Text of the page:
Every single penny that you rake in through your business should include in this amount. While the actual amount could vary, you can manage the inconsistency by jotting down the amount of earning you make as a bare minimum, regardless of whether it was a productive or slow month for your business.
2. Write down the monthly and seasonal expenses
The expenses you list down should include all the anticipated costs you may encounter in the coming month. These expenses should consist of everything from the rent of your office space to the electricity and phone bills, operating costs, production costs, lunches, and more. You should also plan any loan installment and credit payments that you have to pay for that month.
To be on the safe side, Ramsey encourages businesses to have a miscellaneous category for any unforeseen expenses that may come up. This buffer should only be accessed when there’s an essential cost that must be met to carry your business forward. At best, if you don’t use the money allotted to this category, you can add it to your savings at the end of the month.
If you’re expecting any seasonal expenses in the future, for example, if your business incurs considerable costs during Christmas, calculate how much you should have saved in the coming month to afford that expense successfully. Add that to your monthly payments as well.
3. Subtract the income from all the expenses
The next step is to subtract your income from your expenses and ensure that it equals zero. While you may not get there at your first attempt, this only means that there are some adjustments you will have to make. Lowering your expenses or some
If you discover that your expenses outweigh the income you’re bringing in, you need to figure out where to reduce your expenditure. This way, you can identify if there’s an area you could monitor more closely and be more stringent. For example, you might realize that a portion of your market research expenses not being used most productively.
Where does the term zero-based budget originate? It merely means that every dollar you bring in has to go somewhere. It is to encourage you to follow a preplanned guideline of how much you can spend and where, so you never go into debt
Does this mean you won’t have any money left over at the end of the month? No. It only guarantees that all the predicted expenses you have are taken care of, by giving all the income you’re earning a role to play in meeting those expenses. Any funds left over at the end of the month can be added to your savings or added to your pre-existing category for paying off debt.
4. Keeping track of your expenses is vital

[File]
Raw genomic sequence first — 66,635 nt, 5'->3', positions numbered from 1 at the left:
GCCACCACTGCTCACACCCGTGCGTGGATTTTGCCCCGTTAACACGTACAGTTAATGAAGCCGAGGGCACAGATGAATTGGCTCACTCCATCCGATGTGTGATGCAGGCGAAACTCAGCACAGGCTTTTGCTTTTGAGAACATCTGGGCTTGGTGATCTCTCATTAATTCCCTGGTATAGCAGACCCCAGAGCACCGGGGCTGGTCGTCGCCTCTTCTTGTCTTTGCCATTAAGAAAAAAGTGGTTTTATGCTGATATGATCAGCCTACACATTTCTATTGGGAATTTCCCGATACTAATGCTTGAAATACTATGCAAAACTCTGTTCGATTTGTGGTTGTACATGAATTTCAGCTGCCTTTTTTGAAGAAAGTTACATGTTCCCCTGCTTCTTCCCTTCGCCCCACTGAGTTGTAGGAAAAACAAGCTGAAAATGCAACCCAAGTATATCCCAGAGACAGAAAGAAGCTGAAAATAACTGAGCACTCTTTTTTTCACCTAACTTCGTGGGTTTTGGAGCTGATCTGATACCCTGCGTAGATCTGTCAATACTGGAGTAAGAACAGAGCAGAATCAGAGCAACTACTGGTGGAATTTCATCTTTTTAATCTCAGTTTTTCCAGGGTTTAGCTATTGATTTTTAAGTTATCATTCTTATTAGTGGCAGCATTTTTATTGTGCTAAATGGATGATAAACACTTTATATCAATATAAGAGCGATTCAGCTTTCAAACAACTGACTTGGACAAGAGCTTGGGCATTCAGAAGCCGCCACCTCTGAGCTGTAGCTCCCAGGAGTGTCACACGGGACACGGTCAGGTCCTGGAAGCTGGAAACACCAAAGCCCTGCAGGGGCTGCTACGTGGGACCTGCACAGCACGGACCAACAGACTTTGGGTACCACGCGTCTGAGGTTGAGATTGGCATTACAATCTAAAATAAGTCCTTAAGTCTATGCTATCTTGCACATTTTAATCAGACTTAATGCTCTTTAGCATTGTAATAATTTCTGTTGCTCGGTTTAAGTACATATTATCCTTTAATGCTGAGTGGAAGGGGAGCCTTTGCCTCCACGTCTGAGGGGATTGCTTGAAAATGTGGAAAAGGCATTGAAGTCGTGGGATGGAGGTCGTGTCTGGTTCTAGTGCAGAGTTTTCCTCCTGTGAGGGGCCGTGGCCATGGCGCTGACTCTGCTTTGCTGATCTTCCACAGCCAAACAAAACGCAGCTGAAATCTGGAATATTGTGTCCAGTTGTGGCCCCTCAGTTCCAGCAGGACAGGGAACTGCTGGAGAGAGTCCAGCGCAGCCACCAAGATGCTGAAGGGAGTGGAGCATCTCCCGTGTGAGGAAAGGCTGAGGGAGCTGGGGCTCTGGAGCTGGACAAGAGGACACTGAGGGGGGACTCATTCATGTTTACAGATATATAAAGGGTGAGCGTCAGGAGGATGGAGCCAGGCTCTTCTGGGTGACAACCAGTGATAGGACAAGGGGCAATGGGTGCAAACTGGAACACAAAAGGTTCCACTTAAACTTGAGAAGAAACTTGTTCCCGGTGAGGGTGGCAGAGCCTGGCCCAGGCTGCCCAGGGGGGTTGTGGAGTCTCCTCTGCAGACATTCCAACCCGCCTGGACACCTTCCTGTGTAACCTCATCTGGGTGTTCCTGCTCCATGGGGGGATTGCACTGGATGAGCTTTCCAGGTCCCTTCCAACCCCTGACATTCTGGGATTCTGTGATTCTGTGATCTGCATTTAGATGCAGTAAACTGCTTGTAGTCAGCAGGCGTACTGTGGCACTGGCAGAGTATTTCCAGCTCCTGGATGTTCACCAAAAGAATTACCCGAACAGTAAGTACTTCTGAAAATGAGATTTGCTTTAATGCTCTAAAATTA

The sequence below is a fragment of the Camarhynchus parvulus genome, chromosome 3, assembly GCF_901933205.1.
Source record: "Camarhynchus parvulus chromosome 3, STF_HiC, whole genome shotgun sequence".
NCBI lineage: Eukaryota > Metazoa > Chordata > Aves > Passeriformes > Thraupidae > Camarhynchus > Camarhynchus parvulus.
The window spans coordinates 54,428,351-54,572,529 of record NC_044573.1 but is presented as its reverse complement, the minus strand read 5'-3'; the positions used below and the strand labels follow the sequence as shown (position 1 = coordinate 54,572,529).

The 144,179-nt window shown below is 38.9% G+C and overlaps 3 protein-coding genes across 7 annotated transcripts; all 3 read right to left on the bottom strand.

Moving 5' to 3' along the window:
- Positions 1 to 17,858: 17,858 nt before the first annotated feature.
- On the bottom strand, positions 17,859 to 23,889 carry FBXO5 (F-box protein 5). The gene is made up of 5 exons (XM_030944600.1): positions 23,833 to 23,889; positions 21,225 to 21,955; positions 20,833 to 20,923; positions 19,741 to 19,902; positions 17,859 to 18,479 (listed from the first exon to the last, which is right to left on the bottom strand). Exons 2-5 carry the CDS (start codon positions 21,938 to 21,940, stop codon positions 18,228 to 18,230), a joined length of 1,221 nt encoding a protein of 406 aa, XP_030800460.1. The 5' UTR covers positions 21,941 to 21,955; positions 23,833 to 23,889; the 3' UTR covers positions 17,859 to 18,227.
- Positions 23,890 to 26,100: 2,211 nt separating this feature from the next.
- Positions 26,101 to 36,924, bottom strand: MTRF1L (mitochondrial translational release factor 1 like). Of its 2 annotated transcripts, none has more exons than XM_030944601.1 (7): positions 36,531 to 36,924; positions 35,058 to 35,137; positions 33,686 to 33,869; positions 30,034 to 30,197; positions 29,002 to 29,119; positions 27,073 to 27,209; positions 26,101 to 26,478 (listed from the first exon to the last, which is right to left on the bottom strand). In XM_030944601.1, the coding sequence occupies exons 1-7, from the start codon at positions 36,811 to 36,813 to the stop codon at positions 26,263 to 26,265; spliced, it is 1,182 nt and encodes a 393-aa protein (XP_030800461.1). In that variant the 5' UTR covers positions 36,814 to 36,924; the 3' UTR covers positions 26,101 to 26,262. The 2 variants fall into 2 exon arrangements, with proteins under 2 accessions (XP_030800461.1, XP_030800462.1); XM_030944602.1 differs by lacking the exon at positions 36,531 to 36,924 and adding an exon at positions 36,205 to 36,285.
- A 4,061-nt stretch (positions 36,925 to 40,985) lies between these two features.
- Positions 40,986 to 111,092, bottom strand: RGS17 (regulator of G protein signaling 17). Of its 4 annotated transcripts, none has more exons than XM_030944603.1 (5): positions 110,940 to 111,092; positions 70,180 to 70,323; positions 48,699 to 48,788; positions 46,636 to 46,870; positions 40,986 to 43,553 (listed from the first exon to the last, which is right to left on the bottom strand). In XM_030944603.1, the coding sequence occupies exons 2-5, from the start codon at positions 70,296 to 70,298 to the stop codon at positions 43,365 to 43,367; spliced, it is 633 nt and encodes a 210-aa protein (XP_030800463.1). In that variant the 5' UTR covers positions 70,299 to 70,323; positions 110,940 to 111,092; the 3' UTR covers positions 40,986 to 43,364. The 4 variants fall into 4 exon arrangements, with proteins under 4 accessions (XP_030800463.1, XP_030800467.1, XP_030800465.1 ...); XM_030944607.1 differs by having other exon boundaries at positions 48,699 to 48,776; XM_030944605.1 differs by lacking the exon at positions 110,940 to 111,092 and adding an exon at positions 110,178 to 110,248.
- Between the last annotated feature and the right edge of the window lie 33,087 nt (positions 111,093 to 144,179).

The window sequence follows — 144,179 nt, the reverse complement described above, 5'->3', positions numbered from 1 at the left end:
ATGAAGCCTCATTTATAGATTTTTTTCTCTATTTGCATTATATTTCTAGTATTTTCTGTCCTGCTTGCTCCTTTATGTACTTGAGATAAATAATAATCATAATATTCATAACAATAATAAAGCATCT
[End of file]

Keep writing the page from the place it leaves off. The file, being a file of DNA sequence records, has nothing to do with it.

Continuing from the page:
No budget is successful without your vigilance and dedication. It is best if you make sure that the expenses your business incurs will be paid for through the funds you’ve set aside. Any additional, unavoidable costs should be taken care of with the miscellaneous category. However, if there are expenses that can be sidestepped, refrain from indulging in them.
Keeping track of your expenses gives you a sense of security about your business’s future. You already know how you’re going to manage your expenditures in the upcoming month; with this knowledge, you will have the peace of mind to focus on your business’s growth and ways to earn more profit.
The more vigilantly you follow your budget, the higher your chances are of saving money and occasionally setting aside funds for a once-in-a-while splurge, such as a new coffee maker for your office space.
Entrepreneurs often make a startup funding mistake of waiting until their business is off its feet and earning a considerable income before deciding to budget. Consequently, this results in crushing debt and loans that take years to pay off and a business that takes much longer than the expected to break even.
Don’t wait until your business breaks even to be serious about where your income is spent. The earlier on you begin budgeting, the more likely you are to have a flourishing, stable business that can focus on growth rather than on paying back loans.
“See money — currency — as the flow of energy and giving that cycles between you, others, and me. Now let it flow kindly, fairly, and mindfully.” -Rasheed Ogunlaru-
This article was originally published By Gayle Kurtzer-Meyers, medium.com.
VantageScore 3.0: What's a Great
Why an Excellent